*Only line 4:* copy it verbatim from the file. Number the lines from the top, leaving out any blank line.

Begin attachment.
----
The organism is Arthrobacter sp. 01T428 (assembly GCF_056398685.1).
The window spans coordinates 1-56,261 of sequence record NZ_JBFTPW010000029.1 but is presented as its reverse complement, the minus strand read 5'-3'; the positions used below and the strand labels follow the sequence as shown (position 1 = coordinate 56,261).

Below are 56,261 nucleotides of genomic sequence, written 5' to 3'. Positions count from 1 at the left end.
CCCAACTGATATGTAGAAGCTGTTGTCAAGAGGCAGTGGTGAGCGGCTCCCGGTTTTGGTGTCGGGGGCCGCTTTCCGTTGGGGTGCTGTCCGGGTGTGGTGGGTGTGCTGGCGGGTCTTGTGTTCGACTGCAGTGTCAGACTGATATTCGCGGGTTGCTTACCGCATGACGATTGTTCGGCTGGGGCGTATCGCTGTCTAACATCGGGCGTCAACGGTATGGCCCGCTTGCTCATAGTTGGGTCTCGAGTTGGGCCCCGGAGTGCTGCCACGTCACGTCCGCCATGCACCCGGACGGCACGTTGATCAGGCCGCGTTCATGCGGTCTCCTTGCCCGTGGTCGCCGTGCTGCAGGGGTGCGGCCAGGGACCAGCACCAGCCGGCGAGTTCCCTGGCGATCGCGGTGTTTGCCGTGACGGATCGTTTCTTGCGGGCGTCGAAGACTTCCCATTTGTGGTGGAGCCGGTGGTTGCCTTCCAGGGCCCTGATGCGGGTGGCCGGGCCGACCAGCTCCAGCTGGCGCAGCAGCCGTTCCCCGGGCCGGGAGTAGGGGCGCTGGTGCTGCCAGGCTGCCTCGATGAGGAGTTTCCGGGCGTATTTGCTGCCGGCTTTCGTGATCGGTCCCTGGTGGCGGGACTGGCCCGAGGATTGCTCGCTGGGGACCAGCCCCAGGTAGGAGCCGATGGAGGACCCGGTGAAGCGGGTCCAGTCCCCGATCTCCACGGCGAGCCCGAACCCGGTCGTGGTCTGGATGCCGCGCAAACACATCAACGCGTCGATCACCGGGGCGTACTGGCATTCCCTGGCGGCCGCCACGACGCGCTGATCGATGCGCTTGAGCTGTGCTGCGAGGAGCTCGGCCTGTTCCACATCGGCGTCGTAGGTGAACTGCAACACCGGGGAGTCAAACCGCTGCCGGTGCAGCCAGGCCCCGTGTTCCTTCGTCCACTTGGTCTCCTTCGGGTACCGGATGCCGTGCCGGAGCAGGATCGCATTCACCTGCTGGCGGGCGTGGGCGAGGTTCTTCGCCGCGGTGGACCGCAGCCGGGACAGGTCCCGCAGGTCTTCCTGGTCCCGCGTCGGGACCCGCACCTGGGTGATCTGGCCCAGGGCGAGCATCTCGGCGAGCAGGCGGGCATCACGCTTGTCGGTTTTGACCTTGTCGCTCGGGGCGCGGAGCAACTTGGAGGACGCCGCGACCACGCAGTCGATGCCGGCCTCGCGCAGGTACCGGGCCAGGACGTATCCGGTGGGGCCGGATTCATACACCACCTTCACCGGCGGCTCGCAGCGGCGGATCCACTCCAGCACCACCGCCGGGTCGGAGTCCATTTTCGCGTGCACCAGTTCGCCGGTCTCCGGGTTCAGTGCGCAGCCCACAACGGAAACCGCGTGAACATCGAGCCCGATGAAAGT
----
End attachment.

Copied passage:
CCCAACTGATATGTAGAAGCTGTTGTCAAGAGGCAGTGGTGAGCGGCTCCCGGTTTTGGTGTCGGGGGCCGCTTTCCGTTGGGGTGCTGTCCGGGTGTGGTGGGTGTGCTGGCGGGTCTTGTGTTCGACTGCAGTGTCAGACTGATATTCGCGGGTTGCTTACCGCATGACGATTGTTCGGCTGGGGCGTATCGCTGTCTAACATCGGGCGTCAACGGTATGGCCCGCTTGCTCATAGTTGGGTCTCGAGTTGGGCCCCGGAGTGCTGCCACGTCACGTCCGCCATGCACCCGGACGGCACGTTGATCAGGCCGCGTTCATGCGGTCTCCTTGCCCGTGGTCGCCGTGCTGCAGGGGTGCGGCCAGGGACCAGCACCAGCCGGCGAGTTCCCTGGCGATCGCGGTGTTTGCCGTGACGGATCGTTTCTTGCGGGCGTCGAAGACTTCCCATTTGTGGTGGAGCCGGTGGTTGCCTTCCAGGGCCCTGATGCGGGTGGCCGGGCCGACCAGCTCCAGCTGGCGCAGCAGCCGTTCCCCGGGCCGGGAGTAGGGGCGCTGGTGCTGCCAGGCTGCCTCGATGAGGAGTTTCCGGGCGTATTTGCTGCCGGCTTTCGTGATCGGTCCCTGGTGGCGGGACTGGCCCGAGGATTGCTCGCTGGGGACCAGCCCCAGGTAGGAGCCGATGGAGGACCCGGTGAAGCGGGTCCAGTCCCCGATCTCCACGGCGAGCCCGAACCCGGTCGTGGTCTGGATGCCGCGCAAACACATCAACGCGTCGATCACCGGGGCGTACTGGCATTCCCTGGCGGCCGCCACGACGCGCTGATCGATGCGCTTGAGCTGTGCTGCGAGGAGCTCGGCCTGTTCCACATCGGCGTCGTAGGTGAACTGCAACACCGGGGAGTCAAACCGCTGCCGGTGCAGCCAGGCCCCGTGTTCCTTCGTCCACTTGGTCTCCTTCGGGTACCGGATGCCGTGCCGGAGCAGGATCGCATTCACCTGCTGGCGGGCGTGGGCGAGGTTCTTCGCCGCGGTGGACCGCAGCCGGGACAGGTCCCGCAGGTCTTCCTGGTCCCGCGTCGGGACCCGCACCTGGGTGATCTGGCCCAGGGCGAGCATCTCGGCGAGCAGGCGGGCATCACGCTTGTCGGTTTTGACCTTGTCGCTCGGGGCGCGGAGCAACTTGGAGGACGCCGCGACCACGCAGTCGATGCCGGCCTCGCGCAGGTACCGGGCCAGGACGTATCCGGTGGGGCCGGATTCATACACCACCTTCACCGGCGGCTCGCAGCGGCGGATCCACTCCAGCACCACCGCCGGGTCGGAGTCCATTTTCGCGTGCACCAGTTCGCCGGTCTCCGGGTTCAGTGCGCAGCCCACAACGGAAACCGCGTGAACATCGAGCCCGATGAAAGT